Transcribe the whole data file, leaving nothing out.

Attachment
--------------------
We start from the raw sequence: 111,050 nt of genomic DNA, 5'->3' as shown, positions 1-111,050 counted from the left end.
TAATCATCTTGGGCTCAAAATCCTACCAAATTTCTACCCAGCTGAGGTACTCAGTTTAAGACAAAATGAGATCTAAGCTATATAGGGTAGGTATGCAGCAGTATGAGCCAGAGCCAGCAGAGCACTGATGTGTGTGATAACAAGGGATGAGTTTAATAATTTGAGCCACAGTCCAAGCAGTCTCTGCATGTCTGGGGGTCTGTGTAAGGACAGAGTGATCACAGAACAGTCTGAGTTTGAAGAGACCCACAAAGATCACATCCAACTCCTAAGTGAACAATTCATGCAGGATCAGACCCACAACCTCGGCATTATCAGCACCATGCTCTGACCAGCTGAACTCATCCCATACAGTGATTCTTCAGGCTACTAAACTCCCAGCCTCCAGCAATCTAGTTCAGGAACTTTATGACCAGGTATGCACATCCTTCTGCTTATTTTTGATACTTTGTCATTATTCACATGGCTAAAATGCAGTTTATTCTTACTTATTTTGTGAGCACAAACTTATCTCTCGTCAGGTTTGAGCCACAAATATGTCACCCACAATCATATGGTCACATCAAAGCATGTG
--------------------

We start from the raw sequence: 111,050 nt of genomic DNA, 5'->3' as shown, positions 1-111,050 counted from the left end.
TAATCATCTTGGGCTCAAAATCCTACCAAATTTCTACCCAGCTGAGGTACTCAGTTTAAGACAAAATGAGATCTAAGCTATATAGGGTAGGTATGCAGCAGTATGAGCCAGAGCCAGCAGAGCACTGATGTGTGTGATAACAAGGGATGAGTTTAATAATTTGAGCCACAGTCCAAGCAGTCTCTGCATGTCTGGGGGTCTGTGTAAGGACAGAGTGATCACAGAACAGTCTGAGTTTGAAGAGACCCACAAAGATCACATCCAACTCCTAAGTGAACAATTCATGCAGGATCAGACCCACAACCTCGGCATTATCAGCACCATGCTCTGACCAGCTGAACTCATCCCATACAGTGATTCTTCAGGCTACTAAACTCCCAGCCTCCAGCAATCTAGTTCAGGAACTTTATGACCAGGTATGCACATCCTTCTGCTTATTTTTGATACTTTGTCATTATTCACATGGCTAAAATGCAGTTTATTCTTACTTATTTTGTGAGCACAAACTTATCTCTCGTCAGGTTTGAGCCACAAATATGTCACCCACAATCATATGGTCACATCAAAGCATGTG